The ability of coupling device 1 to receive and dissipate bending moments that may be applied to rail sections 7 and 10 is also enhanced through the use of load transferring members 33 and 34. As described above, with load transferring members 33 and 34 closely received within bores in the ends of rail sections 7 and 10, loads received by housings 6 and 9 are dissipated over a greater area of the two segments of the transfer rail. This structure presents a more rigid connection between the respective sections of the transfer rail and increases the ability for coupling device 1 to accept bending moments. The described structure also provides a “tight” connection that is less likely to “work” itself loose during operation. Both of these attributes are particularly important in the context of a transfer rail used in a press transfer system. Such rails are typically formed from a light weight, hollow, aluminum extrusion. Being able to dissipate bending moments over an enhanced area of such extrusions is advantageous in terms of preventing flexing and sag.
It is to be understood that what has been described are the preferred embodiments of the invention and that it may be possible to make variations to these embodiments while staying within the broad scope of the invention. Some of these variations have been discussed while others will be readily apparent to those skilled in the art. For example, while in the above described embodiment first and second housings are secured to the objects sought to be coupled together, the objects themselves could be machined such that one object includes a spigot that is receivable within a hollow bore machined into a second object.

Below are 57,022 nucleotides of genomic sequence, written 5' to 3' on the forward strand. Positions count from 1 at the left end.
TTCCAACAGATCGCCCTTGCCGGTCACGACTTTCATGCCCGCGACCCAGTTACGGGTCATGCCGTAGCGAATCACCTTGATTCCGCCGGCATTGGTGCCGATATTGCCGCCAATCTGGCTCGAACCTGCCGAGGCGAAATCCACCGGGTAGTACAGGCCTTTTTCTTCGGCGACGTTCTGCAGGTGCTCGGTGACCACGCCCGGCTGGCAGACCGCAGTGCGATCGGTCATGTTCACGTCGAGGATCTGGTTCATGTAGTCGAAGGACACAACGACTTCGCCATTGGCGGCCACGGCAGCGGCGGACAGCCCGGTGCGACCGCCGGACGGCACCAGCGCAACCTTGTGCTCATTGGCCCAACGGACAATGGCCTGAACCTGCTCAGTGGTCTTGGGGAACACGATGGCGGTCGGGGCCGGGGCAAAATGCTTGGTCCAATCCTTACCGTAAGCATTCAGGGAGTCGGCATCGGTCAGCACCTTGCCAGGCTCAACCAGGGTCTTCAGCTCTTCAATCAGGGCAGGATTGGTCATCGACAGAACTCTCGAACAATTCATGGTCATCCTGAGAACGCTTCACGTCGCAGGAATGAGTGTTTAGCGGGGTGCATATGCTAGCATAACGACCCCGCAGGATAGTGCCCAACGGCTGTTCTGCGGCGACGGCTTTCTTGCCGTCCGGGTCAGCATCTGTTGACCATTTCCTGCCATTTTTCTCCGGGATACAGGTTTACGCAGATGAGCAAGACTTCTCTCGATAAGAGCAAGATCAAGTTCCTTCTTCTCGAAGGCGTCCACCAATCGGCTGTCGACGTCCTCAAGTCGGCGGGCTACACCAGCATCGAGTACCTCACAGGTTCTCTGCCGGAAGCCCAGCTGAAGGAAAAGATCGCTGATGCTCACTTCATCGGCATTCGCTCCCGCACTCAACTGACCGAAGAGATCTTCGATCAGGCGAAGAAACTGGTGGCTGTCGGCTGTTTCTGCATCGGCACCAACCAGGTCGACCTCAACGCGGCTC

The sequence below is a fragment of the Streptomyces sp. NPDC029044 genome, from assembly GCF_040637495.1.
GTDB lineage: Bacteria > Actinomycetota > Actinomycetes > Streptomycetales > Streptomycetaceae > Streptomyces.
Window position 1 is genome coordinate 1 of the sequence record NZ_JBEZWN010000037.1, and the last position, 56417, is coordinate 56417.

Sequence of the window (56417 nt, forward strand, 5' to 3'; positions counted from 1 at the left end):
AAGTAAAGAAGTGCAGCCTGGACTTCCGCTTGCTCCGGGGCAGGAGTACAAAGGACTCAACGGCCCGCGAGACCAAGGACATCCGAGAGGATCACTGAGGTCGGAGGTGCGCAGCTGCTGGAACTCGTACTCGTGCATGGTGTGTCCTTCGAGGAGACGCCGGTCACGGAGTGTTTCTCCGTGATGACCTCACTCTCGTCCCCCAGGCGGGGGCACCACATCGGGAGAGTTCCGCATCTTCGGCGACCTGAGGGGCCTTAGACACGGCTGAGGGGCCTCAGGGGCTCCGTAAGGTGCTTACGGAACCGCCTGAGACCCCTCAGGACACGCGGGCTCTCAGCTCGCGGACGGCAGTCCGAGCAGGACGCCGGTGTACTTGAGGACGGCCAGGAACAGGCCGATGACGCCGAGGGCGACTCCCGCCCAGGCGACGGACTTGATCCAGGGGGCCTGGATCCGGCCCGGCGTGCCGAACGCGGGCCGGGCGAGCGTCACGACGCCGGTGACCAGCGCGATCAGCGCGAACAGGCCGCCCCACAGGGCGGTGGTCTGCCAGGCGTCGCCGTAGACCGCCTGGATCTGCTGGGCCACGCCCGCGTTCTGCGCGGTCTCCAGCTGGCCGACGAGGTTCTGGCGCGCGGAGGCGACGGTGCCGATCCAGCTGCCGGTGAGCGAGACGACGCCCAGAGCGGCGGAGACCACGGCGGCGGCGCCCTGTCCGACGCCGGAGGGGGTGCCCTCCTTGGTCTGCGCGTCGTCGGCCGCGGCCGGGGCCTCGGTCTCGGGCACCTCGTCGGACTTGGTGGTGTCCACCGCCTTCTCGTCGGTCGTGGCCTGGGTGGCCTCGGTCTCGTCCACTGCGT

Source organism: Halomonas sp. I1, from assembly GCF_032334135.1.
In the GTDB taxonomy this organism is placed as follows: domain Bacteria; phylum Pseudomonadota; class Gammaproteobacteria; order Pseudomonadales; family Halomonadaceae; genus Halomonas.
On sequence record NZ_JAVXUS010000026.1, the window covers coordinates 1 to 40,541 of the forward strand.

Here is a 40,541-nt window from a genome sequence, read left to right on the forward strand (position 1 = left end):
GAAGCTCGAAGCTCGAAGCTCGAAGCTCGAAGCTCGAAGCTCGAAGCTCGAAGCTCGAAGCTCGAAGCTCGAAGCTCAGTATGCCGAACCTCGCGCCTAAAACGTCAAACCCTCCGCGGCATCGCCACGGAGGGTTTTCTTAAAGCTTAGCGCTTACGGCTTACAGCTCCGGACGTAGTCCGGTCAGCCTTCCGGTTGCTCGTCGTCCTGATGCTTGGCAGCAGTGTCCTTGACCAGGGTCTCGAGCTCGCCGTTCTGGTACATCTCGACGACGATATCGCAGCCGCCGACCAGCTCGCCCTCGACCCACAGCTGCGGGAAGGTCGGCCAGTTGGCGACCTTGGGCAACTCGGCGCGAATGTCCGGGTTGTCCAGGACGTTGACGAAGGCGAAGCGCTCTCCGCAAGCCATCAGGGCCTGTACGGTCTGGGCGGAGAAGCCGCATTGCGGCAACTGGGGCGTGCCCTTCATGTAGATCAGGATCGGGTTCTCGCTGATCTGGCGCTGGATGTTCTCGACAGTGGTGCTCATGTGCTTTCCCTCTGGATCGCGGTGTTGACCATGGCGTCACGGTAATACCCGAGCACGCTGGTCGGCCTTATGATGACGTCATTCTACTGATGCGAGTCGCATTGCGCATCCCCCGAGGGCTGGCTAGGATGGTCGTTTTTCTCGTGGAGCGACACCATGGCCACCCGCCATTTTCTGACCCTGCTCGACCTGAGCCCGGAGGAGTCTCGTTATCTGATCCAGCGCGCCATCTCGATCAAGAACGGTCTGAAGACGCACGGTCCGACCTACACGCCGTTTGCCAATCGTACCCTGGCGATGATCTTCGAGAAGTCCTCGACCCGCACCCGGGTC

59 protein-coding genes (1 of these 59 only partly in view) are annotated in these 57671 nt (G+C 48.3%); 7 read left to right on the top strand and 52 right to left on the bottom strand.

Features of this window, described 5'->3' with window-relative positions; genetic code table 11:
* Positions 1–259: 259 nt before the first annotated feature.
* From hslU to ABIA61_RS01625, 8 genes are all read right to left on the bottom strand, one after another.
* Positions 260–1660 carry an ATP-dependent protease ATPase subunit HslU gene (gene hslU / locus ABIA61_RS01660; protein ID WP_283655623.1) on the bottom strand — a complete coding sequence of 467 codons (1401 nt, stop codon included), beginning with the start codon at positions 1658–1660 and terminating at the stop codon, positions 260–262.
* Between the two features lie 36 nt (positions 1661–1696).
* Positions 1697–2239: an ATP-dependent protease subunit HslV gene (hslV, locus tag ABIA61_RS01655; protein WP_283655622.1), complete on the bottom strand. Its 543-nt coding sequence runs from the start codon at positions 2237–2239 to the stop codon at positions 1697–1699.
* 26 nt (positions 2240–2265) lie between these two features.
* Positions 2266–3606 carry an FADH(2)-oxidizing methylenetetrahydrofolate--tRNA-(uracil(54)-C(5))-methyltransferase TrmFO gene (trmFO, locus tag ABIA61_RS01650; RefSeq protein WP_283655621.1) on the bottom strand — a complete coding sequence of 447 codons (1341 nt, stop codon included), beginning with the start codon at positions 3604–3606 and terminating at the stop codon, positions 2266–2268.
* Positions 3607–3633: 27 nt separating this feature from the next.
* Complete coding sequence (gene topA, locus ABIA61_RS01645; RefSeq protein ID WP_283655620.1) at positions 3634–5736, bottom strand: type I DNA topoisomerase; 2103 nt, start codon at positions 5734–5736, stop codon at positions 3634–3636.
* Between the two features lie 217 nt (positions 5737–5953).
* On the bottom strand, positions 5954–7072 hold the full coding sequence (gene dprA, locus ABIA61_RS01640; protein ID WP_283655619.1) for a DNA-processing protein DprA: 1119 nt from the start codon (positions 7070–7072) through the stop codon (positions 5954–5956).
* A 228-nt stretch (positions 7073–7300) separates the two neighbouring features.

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|Citing Patent||Filing date||Publication date||Applicant||Title|
|US8522679 *||22 Jan 2009||3 Sep 2013||Erdrich Beteiligungs Gmbh||Press with a transfer device for the stepwise displacement of the workpieces and with a gripper rail coupling|
|US20070062243 *||19 Sep 2005||22 Mar 2007||Childs Montgomery W||Support assembly for workpiece transfer system|
|US20110107924 *||22 Jan 2009||12 May 2011||Erdrich Beteiligungs Gmbh||Press with a transfer device for the stepwise displacement of the workpieces and with a gripper rail coupling|
|U.S. Classification||72/405.11, 403/297, 72/405.01, 403/322.2|
|International Classification||F16B7/04, F16B21/16|
|Cooperative Classification||Y10T403/557, Y10T403/592, F16B7/042, F16B21/165|
|European Classification||F16B7/04B2H, F16B21/16B|
|3 May 2005||AS||Assignment|
Owner name: LINEAR TRANSFER SYSTEMS, LTD., CANADA
Free format text: ASSIGNMENT OF ASSIGNORS INTEREST;ASSIGNORS:CHILDS, MONTGOMERY W.;BROADLEY, MALCOLM;BROWN, RYAN;REEL/FRAME:016516/0844
Effective date: 20010809
|5 Jan 2009||REMI||Maintenance fee reminder mailed|
|28 Jun 2009||LAPS||Lapse for failure to pay maintenance fees|
|18 Aug 2009||FP||Expired due to failure to pay maintenance fee|
Effective date: 20090628